Does a school's location play a factor in landing a job?

I’m a high school student searching for schools for ID and was wondering how much of a role a school’s location plays in landing a job or internship.

Hi Ilan,

It might seem like a trivial thing but it can help. A school will likely pull in visiting instructors, lecturers, critics from the pool of local professionals. So this will help expose you to possible job opportunities and networking. The school’s alumni network is also likely strongest in that region.

Other things are factors as well of course. When I was at Nike we always had Art Center and University of Cincinnati interns because those schools career relations departments worked hard to have a great relationship with the company. Neither were in the Pacific NorthWest. Yet there were two ID schools in Seattle we almost never had interns from (at the time, not sure if it is different now).

Agreed. Unfortunately location does matter to some degree, but it’s not everything. If you’re dripping with talent and have some ambition, you’ll find a gig regardless, but it’s usually easier to come across work if you’re near a design hub. I worked in Chicago for a while and the majority, but not all, of the interns were from Indiana, Michigan, and Ohio schools.

Being geographically close to design firms/companies makes it easier to meet other designers through various events, school projects, or just asking for a meet and greet. The more design professionals are in an area, the more likely there will be any sort of design community/events even happening as well. ID is a fairly small world, so connections between fellow students, academics, and professionals can go a long ways. Companies who have a good experience with someone from XYZ school will be more likely to recruit from that same school again. It’s also competitive at the entry level, so if you’re on the east coast and want a job on the west coast, it can be harder to convince a company to fly you over for an interview when they have a pile of local resumes/portfolios they can bring into the office the next day.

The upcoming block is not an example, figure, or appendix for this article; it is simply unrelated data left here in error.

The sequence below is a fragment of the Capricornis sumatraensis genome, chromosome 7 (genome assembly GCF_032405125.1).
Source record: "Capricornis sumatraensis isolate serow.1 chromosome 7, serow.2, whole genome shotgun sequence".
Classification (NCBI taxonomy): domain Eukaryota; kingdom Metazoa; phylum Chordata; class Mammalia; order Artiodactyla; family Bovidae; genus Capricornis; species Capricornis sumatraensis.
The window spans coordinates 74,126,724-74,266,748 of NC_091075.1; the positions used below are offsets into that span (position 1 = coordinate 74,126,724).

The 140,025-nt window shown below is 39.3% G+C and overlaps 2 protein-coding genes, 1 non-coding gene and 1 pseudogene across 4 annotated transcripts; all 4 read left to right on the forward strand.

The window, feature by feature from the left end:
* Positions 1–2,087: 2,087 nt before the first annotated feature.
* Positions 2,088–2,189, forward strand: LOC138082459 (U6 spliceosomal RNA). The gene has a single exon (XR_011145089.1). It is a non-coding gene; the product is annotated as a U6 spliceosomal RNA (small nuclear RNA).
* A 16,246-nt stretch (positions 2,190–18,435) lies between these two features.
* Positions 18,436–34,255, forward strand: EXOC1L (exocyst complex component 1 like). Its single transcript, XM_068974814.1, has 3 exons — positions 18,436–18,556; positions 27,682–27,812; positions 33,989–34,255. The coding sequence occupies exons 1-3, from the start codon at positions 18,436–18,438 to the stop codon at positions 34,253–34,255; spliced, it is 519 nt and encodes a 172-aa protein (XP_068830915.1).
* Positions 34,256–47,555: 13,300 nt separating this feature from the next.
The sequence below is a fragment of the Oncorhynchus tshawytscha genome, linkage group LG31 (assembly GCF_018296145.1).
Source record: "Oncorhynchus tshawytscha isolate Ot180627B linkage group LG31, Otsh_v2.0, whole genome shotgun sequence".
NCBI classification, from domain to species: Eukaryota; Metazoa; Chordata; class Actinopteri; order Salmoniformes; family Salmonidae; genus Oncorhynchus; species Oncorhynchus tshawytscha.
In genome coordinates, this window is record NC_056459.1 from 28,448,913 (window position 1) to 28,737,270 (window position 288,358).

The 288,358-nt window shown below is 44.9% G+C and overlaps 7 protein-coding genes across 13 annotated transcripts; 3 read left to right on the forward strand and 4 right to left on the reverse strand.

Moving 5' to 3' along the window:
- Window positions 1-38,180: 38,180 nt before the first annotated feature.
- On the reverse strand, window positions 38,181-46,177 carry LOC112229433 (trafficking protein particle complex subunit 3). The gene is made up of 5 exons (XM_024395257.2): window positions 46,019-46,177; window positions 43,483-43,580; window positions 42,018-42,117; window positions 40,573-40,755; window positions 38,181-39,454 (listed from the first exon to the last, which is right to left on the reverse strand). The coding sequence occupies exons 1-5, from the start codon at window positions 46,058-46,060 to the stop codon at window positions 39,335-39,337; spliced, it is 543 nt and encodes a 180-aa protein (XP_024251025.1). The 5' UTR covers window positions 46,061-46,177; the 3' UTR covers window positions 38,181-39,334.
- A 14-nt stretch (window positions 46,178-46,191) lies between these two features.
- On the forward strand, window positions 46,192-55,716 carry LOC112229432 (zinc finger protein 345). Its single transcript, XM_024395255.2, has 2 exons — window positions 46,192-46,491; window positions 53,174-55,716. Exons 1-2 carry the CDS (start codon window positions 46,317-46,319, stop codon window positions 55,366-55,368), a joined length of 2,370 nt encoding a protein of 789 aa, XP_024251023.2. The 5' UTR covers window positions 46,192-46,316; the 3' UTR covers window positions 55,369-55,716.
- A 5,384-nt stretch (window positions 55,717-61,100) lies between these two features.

All that said, I’ve managed to find gainful employment after attending a school surrounded primarily by farms and cows… You just have to be a little more proactive if you’re further away from the hot spots.

I would put reputation over location. If you can find the perfect mix of reputation and location then great. Like yo said, look at the teachers, guest lecturers & sponsored projects. Sponsored projects can lead to internships. Also design reviews, which professionals will be attending the bi-yearly design reviews or what not.

I would agree putting school reputation over location is preferable. I wanted to get into the contract furniture world, and went to school in West Michigan, which has worked out very well for me but definitely not necessary, If I were to do it again I would have probably went to RISD or something.

I should clarify my response… I didn’t mean to come across as saying you should avoid schools that aren’t in NY, Chicago, California, etc. Pick the school that has the best program and where you would be happy living and learning for four years. You can absolutely get a job from anywhere, but different schools will have different opportunities locally available, so just be aware of what opportunities are on your doorstep vs. what you have to take the initiative to be a part of.

I was going to use RISD an an example for the opposite if that is ok :wink: As an alumni, I can attest they have a great reputation, but their placement rate is pretty low. The companies that do tend to take a lot of RISD grads also tend to already have a lot of RISD grads working there and they tend to be in that region. Samsonite, Hasbro, Reebok, and Converse are all close by.